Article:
If you think digital publishing is going to be the savior of your writing career, or of the publishing industry, Tony Horwitz would like to share his story with you. You’ve got to read his tale of having written a No. 1 digital bestseller, which was nearly a disaster. Excerpt:
But now that I’ve escorted two e-partners to the edge of the grave, I’m wary of this brave new world of digital publishers and readers. As recently as the 1980s and ’90s, writers like me could reasonably aspire to a career and a living wage. I was dispatched to costly and difficult places like Iraq, to work for months on a single story. Later, as a full-time book author, I received advances large enough to fund years of research.
How many young writers can realistically dream of that now? Online journalism pays little or nothing and demands round-the-clock feeds. Very few writers or outlets can chase long investigative stories. I also question whether there’s an audience large enough to sustain long-form digital nonfiction, in a world where we’re drowning in bite-size content that’s mostly free and easy to consume.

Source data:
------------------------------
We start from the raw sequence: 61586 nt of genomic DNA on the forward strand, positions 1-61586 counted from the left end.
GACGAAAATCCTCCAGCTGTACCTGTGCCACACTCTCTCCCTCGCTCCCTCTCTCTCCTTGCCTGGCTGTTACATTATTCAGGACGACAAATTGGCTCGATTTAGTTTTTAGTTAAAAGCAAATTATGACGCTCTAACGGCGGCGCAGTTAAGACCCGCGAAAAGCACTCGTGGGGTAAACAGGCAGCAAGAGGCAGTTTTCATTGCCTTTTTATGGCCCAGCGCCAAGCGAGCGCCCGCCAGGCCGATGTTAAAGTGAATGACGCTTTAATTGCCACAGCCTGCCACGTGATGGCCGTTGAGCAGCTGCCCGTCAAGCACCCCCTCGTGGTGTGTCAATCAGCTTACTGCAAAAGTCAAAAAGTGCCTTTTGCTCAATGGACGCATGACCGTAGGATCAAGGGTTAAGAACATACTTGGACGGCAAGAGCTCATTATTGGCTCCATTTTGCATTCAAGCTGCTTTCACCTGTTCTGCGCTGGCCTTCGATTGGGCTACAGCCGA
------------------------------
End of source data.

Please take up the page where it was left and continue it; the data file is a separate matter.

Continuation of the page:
The things that happened to Horwitz are pretty much the kinds of things that don’t happen to writers in old-school publishing, for all its shortcomings. Maybe traditional publishing isn’t going to last. But what’s supposed to be replacing it is in many respects worse.